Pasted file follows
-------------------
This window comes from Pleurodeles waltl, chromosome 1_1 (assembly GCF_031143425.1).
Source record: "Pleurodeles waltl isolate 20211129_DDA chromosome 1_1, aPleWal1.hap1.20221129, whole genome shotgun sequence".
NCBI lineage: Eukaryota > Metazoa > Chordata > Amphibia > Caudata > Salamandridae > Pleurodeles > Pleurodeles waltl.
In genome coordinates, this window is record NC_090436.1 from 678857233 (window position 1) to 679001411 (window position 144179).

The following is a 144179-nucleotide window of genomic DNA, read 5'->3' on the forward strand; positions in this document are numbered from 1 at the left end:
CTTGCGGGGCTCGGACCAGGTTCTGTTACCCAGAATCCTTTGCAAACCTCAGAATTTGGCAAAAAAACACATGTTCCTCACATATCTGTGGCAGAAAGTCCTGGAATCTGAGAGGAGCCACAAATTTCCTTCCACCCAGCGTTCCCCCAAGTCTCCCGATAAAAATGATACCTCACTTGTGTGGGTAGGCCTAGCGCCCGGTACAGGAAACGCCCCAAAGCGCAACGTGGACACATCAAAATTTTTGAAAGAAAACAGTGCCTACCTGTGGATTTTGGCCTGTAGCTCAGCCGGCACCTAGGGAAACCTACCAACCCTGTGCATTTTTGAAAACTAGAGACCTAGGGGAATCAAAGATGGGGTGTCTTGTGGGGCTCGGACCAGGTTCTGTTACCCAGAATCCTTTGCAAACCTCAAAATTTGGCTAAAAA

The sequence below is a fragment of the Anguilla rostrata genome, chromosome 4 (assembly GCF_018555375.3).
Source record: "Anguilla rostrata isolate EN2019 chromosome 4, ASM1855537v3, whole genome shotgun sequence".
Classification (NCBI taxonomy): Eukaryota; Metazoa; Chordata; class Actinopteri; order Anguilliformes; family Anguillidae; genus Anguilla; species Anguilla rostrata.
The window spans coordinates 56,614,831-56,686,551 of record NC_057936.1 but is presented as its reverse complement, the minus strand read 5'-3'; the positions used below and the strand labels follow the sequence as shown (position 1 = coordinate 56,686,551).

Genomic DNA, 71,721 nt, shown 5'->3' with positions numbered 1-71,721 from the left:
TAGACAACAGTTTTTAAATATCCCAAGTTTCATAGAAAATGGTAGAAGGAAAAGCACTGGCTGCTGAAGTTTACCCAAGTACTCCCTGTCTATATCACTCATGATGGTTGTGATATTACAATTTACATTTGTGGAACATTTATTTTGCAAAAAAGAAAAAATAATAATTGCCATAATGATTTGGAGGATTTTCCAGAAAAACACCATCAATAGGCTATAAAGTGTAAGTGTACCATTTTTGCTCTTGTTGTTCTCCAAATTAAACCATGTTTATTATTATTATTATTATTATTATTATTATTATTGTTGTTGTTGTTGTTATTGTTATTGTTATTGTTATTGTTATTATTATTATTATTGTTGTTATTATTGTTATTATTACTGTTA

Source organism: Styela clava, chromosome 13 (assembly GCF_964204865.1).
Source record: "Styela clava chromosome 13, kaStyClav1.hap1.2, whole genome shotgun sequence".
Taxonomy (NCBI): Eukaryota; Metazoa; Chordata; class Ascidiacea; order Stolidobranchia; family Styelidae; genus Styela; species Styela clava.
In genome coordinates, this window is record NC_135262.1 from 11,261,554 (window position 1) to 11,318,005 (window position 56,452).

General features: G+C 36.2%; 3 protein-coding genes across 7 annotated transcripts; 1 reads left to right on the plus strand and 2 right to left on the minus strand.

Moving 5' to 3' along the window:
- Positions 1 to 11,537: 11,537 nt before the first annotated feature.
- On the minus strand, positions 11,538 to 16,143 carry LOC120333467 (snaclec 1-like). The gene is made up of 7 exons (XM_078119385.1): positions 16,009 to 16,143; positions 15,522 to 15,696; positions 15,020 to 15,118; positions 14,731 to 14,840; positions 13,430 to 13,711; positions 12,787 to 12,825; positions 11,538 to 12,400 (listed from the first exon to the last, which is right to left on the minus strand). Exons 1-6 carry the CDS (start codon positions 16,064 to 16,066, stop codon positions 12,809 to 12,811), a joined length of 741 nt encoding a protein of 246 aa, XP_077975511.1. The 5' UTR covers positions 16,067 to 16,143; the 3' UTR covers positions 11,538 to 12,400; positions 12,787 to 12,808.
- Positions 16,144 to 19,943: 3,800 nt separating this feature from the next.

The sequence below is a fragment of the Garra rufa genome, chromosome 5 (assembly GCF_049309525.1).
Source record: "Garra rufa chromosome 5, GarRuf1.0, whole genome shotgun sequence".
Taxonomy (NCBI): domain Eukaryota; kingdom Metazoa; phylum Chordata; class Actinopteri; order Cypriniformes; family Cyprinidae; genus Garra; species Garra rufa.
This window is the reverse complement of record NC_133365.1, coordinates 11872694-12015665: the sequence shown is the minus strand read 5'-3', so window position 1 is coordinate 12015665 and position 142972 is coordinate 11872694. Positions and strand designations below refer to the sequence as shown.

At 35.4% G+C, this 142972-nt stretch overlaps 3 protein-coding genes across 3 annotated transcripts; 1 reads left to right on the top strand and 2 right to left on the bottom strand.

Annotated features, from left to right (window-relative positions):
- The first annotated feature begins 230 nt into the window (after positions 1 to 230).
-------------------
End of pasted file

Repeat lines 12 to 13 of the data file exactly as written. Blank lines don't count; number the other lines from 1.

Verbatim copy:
TAGACAACAGTTTTTAAATATCCCAAGTTTCATAGAAAATGGTAGAAGGAAAAGCACTGGCTGCTGAAGTTTACCCAAGTACTCCCTGTCTATATCACTCATGATGGTTGTGATATTACAATTTACATTTGTGGAACATTTATTTTGCAAAAAAGAAAAAATAATAATTGCCATAATGATTTGGAGGATTTTCCAGAAAAACACCATCAATAGGCTATAAAGTGTAAGTGTACCATTTTTGCTCTTGTTGTTCTCCAAATTAAACCATGTTTATTATTATTATTATTATTATTATTATTATTATTGTTGTTGTTGTTGTTATTGTTATTGTTATTGTTATTGTTATTATTATTATTATTGTTGTTATTATTGTTATTATTACTGTTA

Source organism: Styela clava, chromosome 13 (assembly GCF_964204865.1).